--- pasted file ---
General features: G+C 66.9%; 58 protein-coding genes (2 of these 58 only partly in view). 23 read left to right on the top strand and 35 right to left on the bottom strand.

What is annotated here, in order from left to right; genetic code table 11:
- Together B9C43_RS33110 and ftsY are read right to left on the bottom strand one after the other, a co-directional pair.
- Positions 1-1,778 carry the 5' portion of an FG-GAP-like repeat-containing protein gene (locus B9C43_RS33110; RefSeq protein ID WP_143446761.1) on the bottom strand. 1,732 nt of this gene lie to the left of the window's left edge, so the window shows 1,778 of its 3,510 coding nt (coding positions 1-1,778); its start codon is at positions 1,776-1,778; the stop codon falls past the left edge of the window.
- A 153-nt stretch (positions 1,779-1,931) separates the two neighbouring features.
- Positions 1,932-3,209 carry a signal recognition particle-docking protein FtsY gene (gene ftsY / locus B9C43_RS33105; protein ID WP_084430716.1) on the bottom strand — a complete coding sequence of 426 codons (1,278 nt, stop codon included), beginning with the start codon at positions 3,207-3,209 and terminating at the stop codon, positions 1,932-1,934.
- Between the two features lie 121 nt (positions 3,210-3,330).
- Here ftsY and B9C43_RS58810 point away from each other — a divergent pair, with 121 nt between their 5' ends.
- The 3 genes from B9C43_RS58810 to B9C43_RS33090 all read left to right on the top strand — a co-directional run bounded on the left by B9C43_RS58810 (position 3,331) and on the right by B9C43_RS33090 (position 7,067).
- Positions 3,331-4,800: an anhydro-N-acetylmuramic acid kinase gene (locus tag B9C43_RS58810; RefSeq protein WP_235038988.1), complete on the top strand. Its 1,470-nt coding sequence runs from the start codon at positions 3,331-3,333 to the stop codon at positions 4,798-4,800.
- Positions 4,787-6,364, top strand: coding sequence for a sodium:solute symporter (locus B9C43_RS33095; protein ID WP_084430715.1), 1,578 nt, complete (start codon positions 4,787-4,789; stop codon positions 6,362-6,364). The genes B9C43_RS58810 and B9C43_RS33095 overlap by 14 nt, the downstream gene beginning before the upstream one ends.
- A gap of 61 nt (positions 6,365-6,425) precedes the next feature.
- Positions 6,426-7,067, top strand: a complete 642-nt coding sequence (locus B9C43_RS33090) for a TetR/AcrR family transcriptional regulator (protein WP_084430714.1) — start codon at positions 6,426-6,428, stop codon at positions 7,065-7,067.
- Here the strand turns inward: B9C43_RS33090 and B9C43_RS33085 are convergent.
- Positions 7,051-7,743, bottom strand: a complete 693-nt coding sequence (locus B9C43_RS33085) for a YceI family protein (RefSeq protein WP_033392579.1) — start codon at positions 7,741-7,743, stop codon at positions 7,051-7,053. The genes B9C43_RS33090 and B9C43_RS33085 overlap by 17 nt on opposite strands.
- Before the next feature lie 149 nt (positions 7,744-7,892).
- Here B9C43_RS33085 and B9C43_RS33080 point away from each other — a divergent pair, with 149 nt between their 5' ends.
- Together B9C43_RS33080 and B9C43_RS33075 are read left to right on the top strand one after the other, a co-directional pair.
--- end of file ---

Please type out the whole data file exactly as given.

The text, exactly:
General features: G+C 66.9%; 58 protein-coding genes (2 of these 58 only partly in view). 23 read left to right on the top strand and 35 right to left on the bottom strand.

What is annotated here, in order from left to right; genetic code table 11:
- Together B9C43_RS33110 and ftsY are read right to left on the bottom strand one after the other, a co-directional pair.
- Positions 1-1,778 carry the 5' portion of an FG-GAP-like repeat-containing protein gene (locus B9C43_RS33110; RefSeq protein ID WP_143446761.1) on the bottom strand. 1,732 nt of this gene lie to the left of the window's left edge, so the window shows 1,778 of its 3,510 coding nt (coding positions 1-1,778); its start codon is at positions 1,776-1,778; the stop codon falls past the left edge of the window.
- A 153-nt stretch (positions 1,779-1,931) separates the two neighbouring features.
- Positions 1,932-3,209 carry a signal recognition particle-docking protein FtsY gene (gene ftsY / locus B9C43_RS33105; protein ID WP_084430716.1) on the bottom strand — a complete coding sequence of 426 codons (1,278 nt, stop codon included), beginning with the start codon at positions 3,207-3,209 and terminating at the stop codon, positions 1,932-1,934.
- Between the two features lie 121 nt (positions 3,210-3,330).
- Here ftsY and B9C43_RS58810 point away from each other — a divergent pair, with 121 nt between their 5' ends.
- The 3 genes from B9C43_RS58810 to B9C43_RS33090 all read left to right on the top strand — a co-directional run bounded on the left by B9C43_RS58810 (position 3,331) and on the right by B9C43_RS33090 (position 7,067).
- Positions 3,331-4,800: an anhydro-N-acetylmuramic acid kinase gene (locus tag B9C43_RS58810; RefSeq protein WP_235038988.1), complete on the top strand. Its 1,470-nt coding sequence runs from the start codon at positions 3,331-3,333 to the stop codon at positions 4,798-4,800.
- Positions 4,787-6,364, top strand: coding sequence for a sodium:solute symporter (locus B9C43_RS33095; protein ID WP_084430715.1), 1,578 nt, complete (start codon positions 4,787-4,789; stop codon positions 6,362-6,364). The genes B9C43_RS58810 and B9C43_RS33095 overlap by 14 nt, the downstream gene beginning before the upstream one ends.
- A gap of 61 nt (positions 6,365-6,425) precedes the next feature.
- Positions 6,426-7,067, top strand: a complete 642-nt coding sequence (locus B9C43_RS33090) for a TetR/AcrR family transcriptional regulator (protein WP_084430714.1) — start codon at positions 6,426-6,428, stop codon at positions 7,065-7,067.
- Here the strand turns inward: B9C43_RS33090 and B9C43_RS33085 are convergent.
- Positions 7,051-7,743, bottom strand: a complete 693-nt coding sequence (locus B9C43_RS33085) for a YceI family protein (RefSeq protein WP_033392579.1) — start codon at positions 7,741-7,743, stop codon at positions 7,051-7,053. The genes B9C43_RS33090 and B9C43_RS33085 overlap by 17 nt on opposite strands.
- Before the next feature lie 149 nt (positions 7,744-7,892).
- Here B9C43_RS33085 and B9C43_RS33080 point away from each other — a divergent pair, with 149 nt between their 5' ends.
- Together B9C43_RS33080 and B9C43_RS33075 are read left to right on the top strand one after the other, a co-directional pair.